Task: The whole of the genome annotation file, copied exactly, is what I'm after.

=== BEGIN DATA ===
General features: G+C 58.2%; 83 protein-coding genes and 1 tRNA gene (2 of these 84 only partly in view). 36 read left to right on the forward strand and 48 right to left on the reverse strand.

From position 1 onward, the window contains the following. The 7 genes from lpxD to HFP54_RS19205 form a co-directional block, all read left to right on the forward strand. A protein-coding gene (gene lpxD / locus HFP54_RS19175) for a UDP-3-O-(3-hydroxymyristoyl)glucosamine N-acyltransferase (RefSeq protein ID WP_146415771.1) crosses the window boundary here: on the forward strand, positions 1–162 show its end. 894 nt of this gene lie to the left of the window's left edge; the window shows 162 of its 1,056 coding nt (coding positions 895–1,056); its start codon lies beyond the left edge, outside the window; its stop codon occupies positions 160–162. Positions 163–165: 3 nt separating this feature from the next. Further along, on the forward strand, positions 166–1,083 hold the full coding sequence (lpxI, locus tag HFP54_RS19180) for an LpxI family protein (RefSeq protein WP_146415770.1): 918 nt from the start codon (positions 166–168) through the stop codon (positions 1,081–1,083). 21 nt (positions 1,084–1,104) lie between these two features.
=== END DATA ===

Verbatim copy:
General features: G+C 58.2%; 83 protein-coding genes and 1 tRNA gene (2 of these 84 only partly in view). 36 read left to right on the forward strand and 48 right to left on the reverse strand.

From position 1 onward, the window contains the following. The 7 genes from lpxD to HFP54_RS19205 form a co-directional block, all read left to right on the forward strand. A protein-coding gene (gene lpxD / locus HFP54_RS19175) for a UDP-3-O-(3-hydroxymyristoyl)glucosamine N-acyltransferase (RefSeq protein ID WP_146415771.1) crosses the window boundary here: on the forward strand, positions 1–162 show its end. 894 nt of this gene lie to the left of the window's left edge; the window shows 162 of its 1,056 coding nt (coding positions 895–1,056); its start codon lies beyond the left edge, outside the window; its stop codon occupies positions 160–162. Positions 163–165: 3 nt separating this feature from the next. Further along, on the forward strand, positions 166–1,083 hold the full coding sequence (lpxI, locus tag HFP54_RS19180) for an LpxI family protein (RefSeq protein WP_146415770.1): 918 nt from the start codon (positions 166–168) through the stop codon (positions 1,081–1,083). 21 nt (positions 1,084–1,104) lie between these two features.